Kingswood House is largely an invention, as stucco fronted houses are not common on sandstone abundant Caldy Hill, especially from the Georgian period when the Le Conte's mansion would have been built. Nevertheless, there are a few imposing houses in the area that fit the bill, elegantly proportioned with white rendered walls, wide lawns, and woodlands framing the grounds, just as Sangster sees them.
The Canteen is based on several places I knew growing up, which were doubtlessly typical of general stores and post offices that could be found in 1960's Wirral (presumbly elsewhere in the country as well). And, for whatever reason, they seemed to attract very eccentric owners like the Jacksons (as I thought anyway - maybe they were just hard working shopkeepers who didn't need trouble from kids).
The Occidental Club is imagined as an amalgam of the Athenaeum in Liverpool and London's East India Club.
The Jolly Miller of Dee Tavern is modelled on Ye Olde Boot Inn, Chester.
The Bell Hotel is inspired by several half-timbered pubs, but especially the Ring O’Bells in West Kirby old village. The chimes that wake Sangster in the middle of the night when staying at The Bell would have rung out from nearby St Bridget’s church.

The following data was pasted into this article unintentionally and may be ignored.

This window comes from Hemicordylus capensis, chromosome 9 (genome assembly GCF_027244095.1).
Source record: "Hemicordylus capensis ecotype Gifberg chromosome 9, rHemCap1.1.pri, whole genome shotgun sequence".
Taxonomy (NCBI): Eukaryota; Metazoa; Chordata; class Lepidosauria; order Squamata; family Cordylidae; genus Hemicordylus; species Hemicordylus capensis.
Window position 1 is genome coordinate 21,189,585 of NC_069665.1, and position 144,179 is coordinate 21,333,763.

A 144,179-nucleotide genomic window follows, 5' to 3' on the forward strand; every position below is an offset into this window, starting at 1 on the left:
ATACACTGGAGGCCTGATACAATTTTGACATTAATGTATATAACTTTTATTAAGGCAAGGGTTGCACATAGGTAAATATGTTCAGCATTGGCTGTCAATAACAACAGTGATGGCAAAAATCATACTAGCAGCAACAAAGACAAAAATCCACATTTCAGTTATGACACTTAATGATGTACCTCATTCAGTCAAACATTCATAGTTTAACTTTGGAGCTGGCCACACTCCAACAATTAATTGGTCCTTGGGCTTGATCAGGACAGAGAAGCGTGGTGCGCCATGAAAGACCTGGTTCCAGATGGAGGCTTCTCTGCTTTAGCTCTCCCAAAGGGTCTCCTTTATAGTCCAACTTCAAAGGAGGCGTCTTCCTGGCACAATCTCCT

Michael’s 'Lair' is based on a derelict ex-MOD facility on Caldy Hill (now much changed and given over to a shooting club I believe). In 1969 this place looked pretty much as Sangster found it (including the charcoal girl on the wall!).
Michael's Quarry mixes aspects from several of the Wirral's numerous abandoned quarries, particularly the cliffs of Irby Quarry and the tramway of Storeton Quarry. The triassic sandstone hewn from these quarries (much sought after in the past for building), can bear high concentrations of methane, a gas known to cause hallucinations. The thick clay soil that sits on top of this sandstone also lends itself to water retention, which combined with the Wirral’s rather wet climate, often results in the formation of deep ponds.
The horizontal willow that Sangster uses to cross the quarry lake is inspired by a similarly odd-angled tree that many years ago grew in a field near Caldy Hill, straddling a pond created not by an abandoned quarry but a World War Two bomb. I suspect this willow was growing upright when the explosion blew earth from under it, causing the tree to grow sideways ever after.